Just moments after the Indians had driven out Reno’s troops, they suddenly spotted over two hundred of Custer's men coming towards the other end of the village. While this helped to take some of the pressure off of Reno's men, the fallout for these advancing troops was equally horrendous. Cheyenne and Hunkpapa Sioux simultaneously crossed the river and assaulted the oncoming soldiers, forcing them back to a long high ridge to the North. Meanwhile, another force, largely Oglala Sioux under Crazy Horse's command, quickly moved downstream and then doubled back in a sweeping arc, surrounding Custer and his men as both bullets and arrows began to frenziedly pierce the air and the flesh of dozens of men.

As the Indians continued to close in, Custer ordered his men to shoot their horses and build a wall with their corpses, however this strategy did little to protect against the attack. In less than an hour, Custer and his men were slain in what has been called the worst American military disaster in history. After another day's fighting, Reno and Benteen's now united troops managed to flee when the Indians ended the fight in an effort to circumvent the subsequent attacks that were rumored to occur.

In the wake of the battle, the Indians returned to the scene of the crime to ravage the remains of the uniformed soldiers. They did this believing that the soul of a mutilated body would be forced to walk the earth for all eternity and could not ascend to heaven. The Indians wanted to punish the soldiers for eternity for the atrocities they had committed upon them.

Inexplicably, the returning warriors stripped Custer's body and cleaned it, but did not scalp or mutilate it. He had been dressed in buckskins instead of the standard blue uniform, and some believe that the Indians thought he was not a soldier, and that their reluctance to dishonor an innocent party caused them to leave him alone. Another explanation offered centers on the shortness of Custer’s hair and its lack of “scalp appeal”. Additionally, directly after the battle, the myth emerged that the Indians did not completely defile Custer out of respect for his fighting ability. However, it is said that very few of the Indians who participated in the battle would have been able to correctly identify Custer. To this day, no one knows the real reason.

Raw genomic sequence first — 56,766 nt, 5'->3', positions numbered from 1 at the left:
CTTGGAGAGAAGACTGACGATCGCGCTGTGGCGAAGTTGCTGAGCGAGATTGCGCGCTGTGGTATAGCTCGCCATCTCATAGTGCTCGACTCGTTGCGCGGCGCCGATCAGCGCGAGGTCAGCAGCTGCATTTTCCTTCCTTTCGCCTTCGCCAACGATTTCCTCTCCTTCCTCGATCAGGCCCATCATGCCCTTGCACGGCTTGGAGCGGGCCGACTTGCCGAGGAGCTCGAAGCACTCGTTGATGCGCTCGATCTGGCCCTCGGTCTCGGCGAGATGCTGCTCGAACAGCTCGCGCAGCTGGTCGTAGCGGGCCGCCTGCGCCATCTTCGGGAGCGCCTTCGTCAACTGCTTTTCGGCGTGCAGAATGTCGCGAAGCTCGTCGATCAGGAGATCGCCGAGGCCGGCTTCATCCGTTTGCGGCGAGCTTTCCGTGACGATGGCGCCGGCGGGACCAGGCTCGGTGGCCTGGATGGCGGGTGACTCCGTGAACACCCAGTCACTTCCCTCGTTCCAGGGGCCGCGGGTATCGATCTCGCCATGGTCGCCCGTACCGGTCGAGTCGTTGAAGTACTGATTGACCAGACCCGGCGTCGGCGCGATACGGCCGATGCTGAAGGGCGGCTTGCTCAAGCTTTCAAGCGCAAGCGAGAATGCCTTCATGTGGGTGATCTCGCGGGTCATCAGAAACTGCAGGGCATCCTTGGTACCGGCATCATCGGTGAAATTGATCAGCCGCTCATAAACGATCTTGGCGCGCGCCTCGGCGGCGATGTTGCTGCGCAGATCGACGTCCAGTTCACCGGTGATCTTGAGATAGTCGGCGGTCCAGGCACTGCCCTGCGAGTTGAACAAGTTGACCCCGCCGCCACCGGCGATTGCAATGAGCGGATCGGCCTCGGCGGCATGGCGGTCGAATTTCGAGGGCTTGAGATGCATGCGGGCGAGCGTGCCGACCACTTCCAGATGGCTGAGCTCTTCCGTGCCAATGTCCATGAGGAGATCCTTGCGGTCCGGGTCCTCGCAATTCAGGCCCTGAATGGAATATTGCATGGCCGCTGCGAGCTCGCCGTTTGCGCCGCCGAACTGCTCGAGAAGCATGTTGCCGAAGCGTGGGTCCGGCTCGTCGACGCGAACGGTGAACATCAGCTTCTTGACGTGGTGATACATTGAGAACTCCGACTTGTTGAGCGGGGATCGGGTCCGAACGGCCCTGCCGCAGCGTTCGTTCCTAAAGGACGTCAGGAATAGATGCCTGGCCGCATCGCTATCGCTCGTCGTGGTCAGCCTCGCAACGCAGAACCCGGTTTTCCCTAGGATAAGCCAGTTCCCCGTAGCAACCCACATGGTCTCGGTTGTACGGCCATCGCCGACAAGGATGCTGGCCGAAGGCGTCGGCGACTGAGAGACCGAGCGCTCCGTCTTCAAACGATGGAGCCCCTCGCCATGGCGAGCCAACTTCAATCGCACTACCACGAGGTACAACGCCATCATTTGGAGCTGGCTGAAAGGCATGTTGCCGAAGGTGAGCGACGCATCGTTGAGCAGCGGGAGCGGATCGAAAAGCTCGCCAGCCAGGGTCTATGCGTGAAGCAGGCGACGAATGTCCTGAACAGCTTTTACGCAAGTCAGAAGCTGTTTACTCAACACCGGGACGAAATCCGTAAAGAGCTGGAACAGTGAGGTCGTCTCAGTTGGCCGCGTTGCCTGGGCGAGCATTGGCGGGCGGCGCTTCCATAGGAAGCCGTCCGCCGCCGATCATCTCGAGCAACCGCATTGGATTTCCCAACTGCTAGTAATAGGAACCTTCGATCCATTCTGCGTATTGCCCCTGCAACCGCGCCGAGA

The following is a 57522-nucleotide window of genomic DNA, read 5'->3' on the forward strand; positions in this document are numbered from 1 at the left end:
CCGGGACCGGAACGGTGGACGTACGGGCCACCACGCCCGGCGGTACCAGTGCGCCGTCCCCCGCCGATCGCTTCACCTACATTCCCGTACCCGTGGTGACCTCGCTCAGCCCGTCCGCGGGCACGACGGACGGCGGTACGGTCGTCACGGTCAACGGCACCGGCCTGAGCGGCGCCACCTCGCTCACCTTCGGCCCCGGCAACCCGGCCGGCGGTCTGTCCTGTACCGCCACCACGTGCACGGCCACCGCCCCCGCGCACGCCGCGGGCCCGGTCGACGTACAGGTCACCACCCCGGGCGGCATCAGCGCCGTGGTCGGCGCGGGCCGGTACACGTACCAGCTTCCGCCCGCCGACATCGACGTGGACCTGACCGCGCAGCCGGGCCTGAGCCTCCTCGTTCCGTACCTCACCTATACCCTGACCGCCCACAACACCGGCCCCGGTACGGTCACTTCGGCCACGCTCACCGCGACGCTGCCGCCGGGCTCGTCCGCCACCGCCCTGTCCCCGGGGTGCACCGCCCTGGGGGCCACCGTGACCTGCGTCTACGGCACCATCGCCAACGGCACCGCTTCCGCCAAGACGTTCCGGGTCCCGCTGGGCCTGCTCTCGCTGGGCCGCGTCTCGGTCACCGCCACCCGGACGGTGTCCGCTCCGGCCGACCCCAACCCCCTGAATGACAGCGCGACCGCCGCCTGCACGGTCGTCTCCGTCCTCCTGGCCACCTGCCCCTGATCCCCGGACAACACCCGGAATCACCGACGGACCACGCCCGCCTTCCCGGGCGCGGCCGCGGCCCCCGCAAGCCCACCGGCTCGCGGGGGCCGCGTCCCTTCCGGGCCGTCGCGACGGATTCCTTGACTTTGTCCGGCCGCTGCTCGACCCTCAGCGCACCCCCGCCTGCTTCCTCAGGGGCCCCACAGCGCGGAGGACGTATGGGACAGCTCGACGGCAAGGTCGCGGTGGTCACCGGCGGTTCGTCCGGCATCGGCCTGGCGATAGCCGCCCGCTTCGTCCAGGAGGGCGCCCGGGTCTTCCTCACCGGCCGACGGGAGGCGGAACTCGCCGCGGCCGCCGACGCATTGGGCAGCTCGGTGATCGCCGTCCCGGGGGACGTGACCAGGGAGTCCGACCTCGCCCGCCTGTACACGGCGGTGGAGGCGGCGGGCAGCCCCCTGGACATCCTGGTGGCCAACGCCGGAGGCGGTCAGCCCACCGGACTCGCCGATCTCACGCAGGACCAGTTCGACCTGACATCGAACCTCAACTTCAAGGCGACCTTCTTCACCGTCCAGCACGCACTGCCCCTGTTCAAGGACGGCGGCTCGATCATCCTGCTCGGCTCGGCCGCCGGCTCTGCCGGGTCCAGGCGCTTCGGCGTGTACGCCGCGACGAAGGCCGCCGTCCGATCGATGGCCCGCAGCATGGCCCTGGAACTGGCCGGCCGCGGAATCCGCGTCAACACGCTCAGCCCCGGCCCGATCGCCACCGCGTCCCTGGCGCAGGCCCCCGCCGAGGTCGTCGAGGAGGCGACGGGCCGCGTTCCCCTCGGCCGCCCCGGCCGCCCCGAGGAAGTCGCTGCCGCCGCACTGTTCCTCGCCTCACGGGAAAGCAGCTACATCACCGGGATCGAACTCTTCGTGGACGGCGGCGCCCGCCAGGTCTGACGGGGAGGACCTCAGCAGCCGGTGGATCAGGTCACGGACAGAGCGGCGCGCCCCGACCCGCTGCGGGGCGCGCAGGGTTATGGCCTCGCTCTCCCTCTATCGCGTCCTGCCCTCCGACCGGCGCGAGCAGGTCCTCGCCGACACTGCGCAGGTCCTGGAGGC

The Battle of Little Bighorn was the summit of the Indian’s short-lived period of glory. In the face of the incessant white onslaught, the Indians’ power was eventually diminished. Within a year following "Custer's Last Stand”, the Sioux nation had experienced their last stand as well. As tragic as the incident was, the following telegraph message sent by The Bismarck Tribune (from which reporter, Mark Kellog, died on the scene), managed to sum up the calamity in a few brief sentences:

"General Custer attacked the Indians June 25, and he, with every officer and man in five companies were killed. Reno with seven companies fought in intrenched [sic] positions three days. The Bismarck Tribune's special correspondent was with the expedition and killed."